Strauder V. West Virginia

1905 Words8 Pages

The history of America is as much the history of freedom and triumph as it is the history of the segregation and oppression of African Americans. The acquisition of Civil Rights was not just contained in the movement of the 1960’s, but was a road that had spanned the entirety of the era after the end of Southern Reconstruction. If President Hayes had not agreed to remove Federal soldiers from the South, the Civil Rights movement would not have happened during the 1960’s, but would have happened much earlier. During the time of reconstruction, the rights of the newly freed African Americans was constantly in jeopardy, and it was an ongoing struggle for the fair treatment that was promised by the Constitution. When the North lost southern influence, …show more content…

In the case of Strauder v. West Virginia, an African American man challenged the state’s law that only whites could serve in jury duty, saying that it was unconstitutional to the 14th Amendment, but the court ruled that states could choose to exclude any person from serving on a jury, even if that reason was simply because they were not white (Strauder v. West Virginia). From this decision, it is clear that, even after the passing of the 14th Amendment, many, if not most court judges thought that African Americans were inferior, intellectually and morally, to white men, and still held that equal participation in the government should not be possible. The denial of African Americans from serving their country, through their local courts, in the same capacity as white people was a chief reason for the continual contention that was had with state governments, especially those that were disinclined to allow civil rights to African Americans, and court appeals for violation of rights seemed to be the most effective way to induce the equality of the races, or at least to make people aware of the social injustice. One of the most famous examples of the push against discrimination was the landmark Brown v. the Board of Education, a consolidation of four cases from four states against the state government for the laws against African Americans children from attending “whites only” schools violating the Equal Protection Clause of the Fourteenth Amendment (Brown v. Board of Education). The idea of schools that educate students of different races was not a frontrunning issue in America’s sociopolitical eye until the eve of the Civil Rights Movement, and although the Fourteenth Amendment protects the rights of American citizens to enjoy equal institutions, the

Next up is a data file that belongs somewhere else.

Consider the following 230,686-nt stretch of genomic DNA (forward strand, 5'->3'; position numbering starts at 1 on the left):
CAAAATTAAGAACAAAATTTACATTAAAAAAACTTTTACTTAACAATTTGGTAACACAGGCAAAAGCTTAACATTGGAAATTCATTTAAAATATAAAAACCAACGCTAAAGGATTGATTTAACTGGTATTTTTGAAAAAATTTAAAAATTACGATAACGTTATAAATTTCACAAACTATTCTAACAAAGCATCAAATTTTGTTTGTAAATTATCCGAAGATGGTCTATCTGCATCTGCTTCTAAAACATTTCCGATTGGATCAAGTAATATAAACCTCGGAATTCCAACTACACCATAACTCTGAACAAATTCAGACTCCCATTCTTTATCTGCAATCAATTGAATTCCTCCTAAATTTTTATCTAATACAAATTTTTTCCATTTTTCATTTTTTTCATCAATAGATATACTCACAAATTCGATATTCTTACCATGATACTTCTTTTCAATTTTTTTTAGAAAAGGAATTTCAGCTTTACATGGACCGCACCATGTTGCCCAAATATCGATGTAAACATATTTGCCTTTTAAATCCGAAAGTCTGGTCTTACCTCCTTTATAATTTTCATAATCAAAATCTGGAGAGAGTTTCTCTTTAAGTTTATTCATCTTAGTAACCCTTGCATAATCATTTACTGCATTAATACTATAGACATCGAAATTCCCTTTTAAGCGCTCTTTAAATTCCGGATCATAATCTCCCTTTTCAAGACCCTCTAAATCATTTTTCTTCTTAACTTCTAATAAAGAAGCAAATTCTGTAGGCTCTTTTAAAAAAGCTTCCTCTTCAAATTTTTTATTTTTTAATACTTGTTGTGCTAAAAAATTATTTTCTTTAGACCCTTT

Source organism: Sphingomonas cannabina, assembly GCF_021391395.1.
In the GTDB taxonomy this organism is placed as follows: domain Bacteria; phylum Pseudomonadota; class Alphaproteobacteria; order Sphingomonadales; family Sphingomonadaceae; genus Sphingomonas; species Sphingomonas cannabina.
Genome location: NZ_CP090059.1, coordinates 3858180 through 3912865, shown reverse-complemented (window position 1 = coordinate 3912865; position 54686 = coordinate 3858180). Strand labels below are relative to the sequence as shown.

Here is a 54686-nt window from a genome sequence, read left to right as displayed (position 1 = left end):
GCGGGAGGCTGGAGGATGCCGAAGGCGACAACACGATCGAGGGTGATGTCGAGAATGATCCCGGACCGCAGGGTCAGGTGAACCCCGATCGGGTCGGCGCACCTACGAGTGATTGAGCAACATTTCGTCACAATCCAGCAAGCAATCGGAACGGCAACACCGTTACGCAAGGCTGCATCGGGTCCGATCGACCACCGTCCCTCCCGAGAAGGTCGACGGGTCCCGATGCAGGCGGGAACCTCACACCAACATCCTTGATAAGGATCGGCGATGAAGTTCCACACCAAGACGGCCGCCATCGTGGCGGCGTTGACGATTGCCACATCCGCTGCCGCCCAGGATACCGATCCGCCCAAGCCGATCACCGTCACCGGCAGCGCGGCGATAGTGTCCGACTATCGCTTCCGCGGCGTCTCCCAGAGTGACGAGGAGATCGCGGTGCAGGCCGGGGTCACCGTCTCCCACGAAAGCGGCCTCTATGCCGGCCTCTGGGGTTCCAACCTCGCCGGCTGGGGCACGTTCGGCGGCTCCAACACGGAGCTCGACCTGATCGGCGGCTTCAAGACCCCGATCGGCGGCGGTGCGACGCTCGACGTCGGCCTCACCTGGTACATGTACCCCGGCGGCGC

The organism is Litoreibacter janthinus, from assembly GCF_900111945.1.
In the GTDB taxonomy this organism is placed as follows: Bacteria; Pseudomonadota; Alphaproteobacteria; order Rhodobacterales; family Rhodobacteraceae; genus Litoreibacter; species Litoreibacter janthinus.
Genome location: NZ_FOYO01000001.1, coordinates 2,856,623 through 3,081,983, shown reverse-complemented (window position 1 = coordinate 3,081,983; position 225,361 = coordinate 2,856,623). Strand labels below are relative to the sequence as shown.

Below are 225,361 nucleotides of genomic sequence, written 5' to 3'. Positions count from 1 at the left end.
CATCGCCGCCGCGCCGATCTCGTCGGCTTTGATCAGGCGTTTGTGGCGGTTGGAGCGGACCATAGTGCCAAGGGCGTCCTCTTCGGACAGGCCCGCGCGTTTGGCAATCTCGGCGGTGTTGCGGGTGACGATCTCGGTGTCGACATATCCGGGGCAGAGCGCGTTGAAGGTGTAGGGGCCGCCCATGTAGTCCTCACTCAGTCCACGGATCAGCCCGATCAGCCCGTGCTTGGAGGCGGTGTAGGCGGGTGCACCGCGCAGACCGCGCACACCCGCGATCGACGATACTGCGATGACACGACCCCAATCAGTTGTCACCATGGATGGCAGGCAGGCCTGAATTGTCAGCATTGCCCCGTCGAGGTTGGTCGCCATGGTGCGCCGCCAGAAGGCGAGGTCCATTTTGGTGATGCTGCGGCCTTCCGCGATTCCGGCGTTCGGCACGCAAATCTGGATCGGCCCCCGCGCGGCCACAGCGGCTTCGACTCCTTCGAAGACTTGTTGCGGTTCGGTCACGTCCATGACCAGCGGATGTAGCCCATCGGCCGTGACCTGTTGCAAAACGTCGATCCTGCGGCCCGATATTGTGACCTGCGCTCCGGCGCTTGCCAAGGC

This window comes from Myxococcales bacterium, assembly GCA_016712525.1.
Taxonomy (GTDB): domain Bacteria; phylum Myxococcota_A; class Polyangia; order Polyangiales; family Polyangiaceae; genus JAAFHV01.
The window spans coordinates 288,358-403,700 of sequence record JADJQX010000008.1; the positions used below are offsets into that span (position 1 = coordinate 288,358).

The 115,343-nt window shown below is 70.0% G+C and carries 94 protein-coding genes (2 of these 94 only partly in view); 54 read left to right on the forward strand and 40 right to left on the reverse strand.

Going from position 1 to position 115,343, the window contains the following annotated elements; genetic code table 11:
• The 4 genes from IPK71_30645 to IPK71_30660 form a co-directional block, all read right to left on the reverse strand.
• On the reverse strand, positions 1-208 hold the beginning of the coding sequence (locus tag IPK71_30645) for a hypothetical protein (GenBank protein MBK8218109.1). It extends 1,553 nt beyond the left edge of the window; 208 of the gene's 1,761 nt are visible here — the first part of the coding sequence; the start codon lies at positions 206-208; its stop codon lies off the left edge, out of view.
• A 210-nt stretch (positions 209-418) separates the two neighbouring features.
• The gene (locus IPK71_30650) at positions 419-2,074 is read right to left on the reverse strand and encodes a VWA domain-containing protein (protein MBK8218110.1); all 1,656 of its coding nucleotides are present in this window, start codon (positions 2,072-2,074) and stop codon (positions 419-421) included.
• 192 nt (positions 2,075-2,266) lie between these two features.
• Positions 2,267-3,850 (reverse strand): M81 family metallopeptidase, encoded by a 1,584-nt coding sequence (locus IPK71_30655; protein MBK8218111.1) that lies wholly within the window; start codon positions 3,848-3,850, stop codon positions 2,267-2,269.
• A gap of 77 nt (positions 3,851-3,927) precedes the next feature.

Open Document